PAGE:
New York Law School

Barrier to the Ballot

The right to vote is a fundamental right that goes to the core of an individual’s liberty. A right so sacred that it is protected by both the 15th Amendment and the Voting Rights Act of 1954. Earlier this year, the Supreme Court had occasion to rule on a new voting restriction in Crawford v. Marion County Election Board, 128 S. Ct. 1610, 170 L. Ed. 2d 574 (2008). In 2005, the Indiana legislature passed Indiana’s Senate Enrolled Act No. 483, (“the Act”) which requires voters to present identification prior to casting a ballot. Persons living and voting in a state-licensed facility, such as a nursing home, are exempt from the statute’s identification requirement. The Act also provides an exemption for those who have a religious objection to being photographed and those who are indigent. These persons are allowed to submit provisional ballots, which are counted if the voter executes an appropriate affidavit before the circuit court clerk within ten days following the election. Those who possess valid identification but are unable to present it when voting may also file a provisional ballot. The provisional ballot is only counted if the voter presents identification to the circuit court clerk within ten days of the election.

Various organizations, including local chapters of the Democratic Party and the ACLU, challenged the Act, arguing that it violated the First and Fourteenth Amendments by imposing arbitrary requirements that many are unable to meet, thereby disenfranchising voters. Specifically, appellants argued that the various costs associated with meeting the identification requirements are essentially a poll tax. Indigent voters are forced to incur the added expense of obtaining their birth certificate, and those unable to obtain the required documentation must incur the costs of traveling to the circuit court clerk’s office to file an affidavit attesting to that. Also, appellants argued that elderly voters who were born in another state often have difficulty making the trip to obtain their birth certificates.

The Court upheld the statute in a 6-3 split and without a majority opinion, concluding that the Act does not impose excessively burdensome requirements on any class of voters. Justice Stevens, writing for the plurality, relied on the balancing approach put forward in Anderson v. Celebrezze, 460 U.S. 780 (1983), and evaluated the State’s interest in relation to the burden imposed on the voters. 128 S. Ct. 1610, 1617, 170 L. Ed. 2d 574, 586 (2008). Indiana put forth three justifications for encroaching upon its constituents’ right to vote: deterrence and detection of voter fraud; prevention of voter fraud in response to unreliable voter registration rolls that are a product of the state’s dereliction of its duties; and, lastly, safeguarding voter confidence.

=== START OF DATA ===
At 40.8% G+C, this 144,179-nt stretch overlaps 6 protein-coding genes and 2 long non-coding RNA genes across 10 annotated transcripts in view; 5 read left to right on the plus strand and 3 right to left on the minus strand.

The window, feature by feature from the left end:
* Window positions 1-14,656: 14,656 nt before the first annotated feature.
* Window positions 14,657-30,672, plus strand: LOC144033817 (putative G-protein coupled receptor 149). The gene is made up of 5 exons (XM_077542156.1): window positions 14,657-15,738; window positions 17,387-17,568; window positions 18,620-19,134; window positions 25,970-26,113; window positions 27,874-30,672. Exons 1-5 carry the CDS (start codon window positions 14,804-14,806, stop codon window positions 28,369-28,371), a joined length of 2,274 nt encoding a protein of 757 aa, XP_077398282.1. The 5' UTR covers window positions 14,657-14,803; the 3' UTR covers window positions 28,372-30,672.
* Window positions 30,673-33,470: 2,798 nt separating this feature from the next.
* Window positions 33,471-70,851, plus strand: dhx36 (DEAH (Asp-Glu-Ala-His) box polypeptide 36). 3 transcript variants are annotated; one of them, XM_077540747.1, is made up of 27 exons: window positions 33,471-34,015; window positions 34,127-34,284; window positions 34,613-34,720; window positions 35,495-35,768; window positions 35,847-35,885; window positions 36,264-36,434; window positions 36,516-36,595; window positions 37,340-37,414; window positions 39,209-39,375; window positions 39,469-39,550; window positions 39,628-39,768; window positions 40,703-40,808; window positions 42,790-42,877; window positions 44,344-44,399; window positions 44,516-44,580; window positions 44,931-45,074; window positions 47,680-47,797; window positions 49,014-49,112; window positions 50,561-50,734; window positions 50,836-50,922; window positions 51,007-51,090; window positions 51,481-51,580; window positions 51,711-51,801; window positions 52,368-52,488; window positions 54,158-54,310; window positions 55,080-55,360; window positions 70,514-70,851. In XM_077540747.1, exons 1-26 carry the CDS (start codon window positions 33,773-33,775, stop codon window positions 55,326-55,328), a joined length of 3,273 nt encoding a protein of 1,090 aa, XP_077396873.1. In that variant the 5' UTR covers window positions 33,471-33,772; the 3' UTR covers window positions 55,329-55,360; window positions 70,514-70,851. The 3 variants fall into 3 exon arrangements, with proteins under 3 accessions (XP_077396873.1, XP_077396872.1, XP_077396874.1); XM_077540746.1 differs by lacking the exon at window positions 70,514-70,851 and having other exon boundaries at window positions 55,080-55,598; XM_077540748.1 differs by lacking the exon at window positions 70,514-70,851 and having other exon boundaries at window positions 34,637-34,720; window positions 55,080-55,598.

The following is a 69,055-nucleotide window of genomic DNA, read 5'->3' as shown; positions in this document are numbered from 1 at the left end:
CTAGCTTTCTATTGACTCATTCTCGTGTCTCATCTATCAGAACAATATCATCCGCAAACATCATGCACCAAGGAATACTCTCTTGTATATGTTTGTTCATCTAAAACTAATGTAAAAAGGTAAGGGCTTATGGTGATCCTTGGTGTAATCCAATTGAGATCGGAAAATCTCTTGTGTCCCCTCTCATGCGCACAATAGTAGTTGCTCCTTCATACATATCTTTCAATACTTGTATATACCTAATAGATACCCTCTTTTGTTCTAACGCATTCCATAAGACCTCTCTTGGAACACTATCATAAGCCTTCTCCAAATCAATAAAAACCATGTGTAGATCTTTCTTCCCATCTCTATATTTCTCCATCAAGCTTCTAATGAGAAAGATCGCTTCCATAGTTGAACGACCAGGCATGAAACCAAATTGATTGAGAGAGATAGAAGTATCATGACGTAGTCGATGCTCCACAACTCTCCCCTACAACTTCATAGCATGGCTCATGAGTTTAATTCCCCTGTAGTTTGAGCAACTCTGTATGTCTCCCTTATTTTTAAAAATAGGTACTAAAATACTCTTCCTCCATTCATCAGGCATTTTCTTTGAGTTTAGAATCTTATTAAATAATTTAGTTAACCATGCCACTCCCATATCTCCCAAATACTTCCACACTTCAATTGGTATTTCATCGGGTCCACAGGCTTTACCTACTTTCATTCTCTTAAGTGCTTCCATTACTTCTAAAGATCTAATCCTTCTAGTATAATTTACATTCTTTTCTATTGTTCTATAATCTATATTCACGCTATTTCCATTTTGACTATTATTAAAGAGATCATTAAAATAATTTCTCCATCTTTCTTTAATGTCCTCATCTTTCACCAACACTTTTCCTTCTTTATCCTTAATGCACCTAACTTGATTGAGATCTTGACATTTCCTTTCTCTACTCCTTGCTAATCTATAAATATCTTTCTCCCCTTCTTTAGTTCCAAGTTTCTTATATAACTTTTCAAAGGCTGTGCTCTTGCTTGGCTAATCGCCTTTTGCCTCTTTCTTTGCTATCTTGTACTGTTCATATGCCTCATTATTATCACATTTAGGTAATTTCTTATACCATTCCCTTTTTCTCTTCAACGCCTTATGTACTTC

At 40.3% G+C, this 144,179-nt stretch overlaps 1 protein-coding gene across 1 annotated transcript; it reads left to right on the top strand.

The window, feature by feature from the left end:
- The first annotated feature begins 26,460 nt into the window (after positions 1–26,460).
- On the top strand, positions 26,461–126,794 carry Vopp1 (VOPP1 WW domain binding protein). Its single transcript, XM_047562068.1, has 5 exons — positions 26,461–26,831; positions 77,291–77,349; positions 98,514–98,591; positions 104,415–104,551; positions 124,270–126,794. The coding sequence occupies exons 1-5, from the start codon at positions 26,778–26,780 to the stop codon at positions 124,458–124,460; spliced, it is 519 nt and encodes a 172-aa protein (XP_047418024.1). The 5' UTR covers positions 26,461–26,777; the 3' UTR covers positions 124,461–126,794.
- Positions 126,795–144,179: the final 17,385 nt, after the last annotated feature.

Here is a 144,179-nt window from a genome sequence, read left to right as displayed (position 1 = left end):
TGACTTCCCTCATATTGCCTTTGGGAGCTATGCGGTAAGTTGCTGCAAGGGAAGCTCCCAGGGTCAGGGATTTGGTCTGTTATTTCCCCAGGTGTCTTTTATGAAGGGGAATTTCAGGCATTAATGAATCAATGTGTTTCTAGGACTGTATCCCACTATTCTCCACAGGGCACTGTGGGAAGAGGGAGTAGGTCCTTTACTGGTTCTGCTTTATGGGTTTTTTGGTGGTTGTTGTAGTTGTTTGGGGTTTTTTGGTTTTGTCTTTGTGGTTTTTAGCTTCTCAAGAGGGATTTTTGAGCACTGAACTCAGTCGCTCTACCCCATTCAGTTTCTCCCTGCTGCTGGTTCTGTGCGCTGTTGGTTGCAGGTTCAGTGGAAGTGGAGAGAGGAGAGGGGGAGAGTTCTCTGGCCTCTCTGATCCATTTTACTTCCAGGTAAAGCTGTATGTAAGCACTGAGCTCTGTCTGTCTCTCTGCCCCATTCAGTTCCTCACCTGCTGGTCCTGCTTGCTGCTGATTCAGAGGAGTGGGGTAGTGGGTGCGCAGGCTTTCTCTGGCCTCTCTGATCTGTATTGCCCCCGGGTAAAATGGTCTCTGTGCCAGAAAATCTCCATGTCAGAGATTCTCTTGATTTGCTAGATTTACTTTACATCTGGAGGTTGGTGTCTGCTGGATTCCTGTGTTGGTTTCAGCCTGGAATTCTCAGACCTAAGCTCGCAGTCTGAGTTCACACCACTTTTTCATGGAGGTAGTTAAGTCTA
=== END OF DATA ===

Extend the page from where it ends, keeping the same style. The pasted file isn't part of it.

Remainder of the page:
Appellants refuted the State’s interests in detecting and deterring voter fraud as unfounded. Although the Act is primarily aimed at curbing in-person voting fraud, the State did not provide any evidence of voting fraud, at any point in the State’s history. Moreover, appellants argued that penalizing fraud as a felony is a sufficient deterrent. In showing that the Act poses a severe burden on voters, appellants presented depositions and affidavits from voters who attested that they had difficulty meeting the statute’s requirements.

Although the Court noted that a number of voters may be burdened by the statute’s requirements, it marginalized the problem by referring to them as a narrow class of voters. The Court further defended this admitted “special burden” reasoning that the severity of that burden is mitigated by the fact that eligible voters without identification may cast provisional ballots that are ultimately counted after they file an affidavit with the circuit court clerk’s office. Id. at. 1623.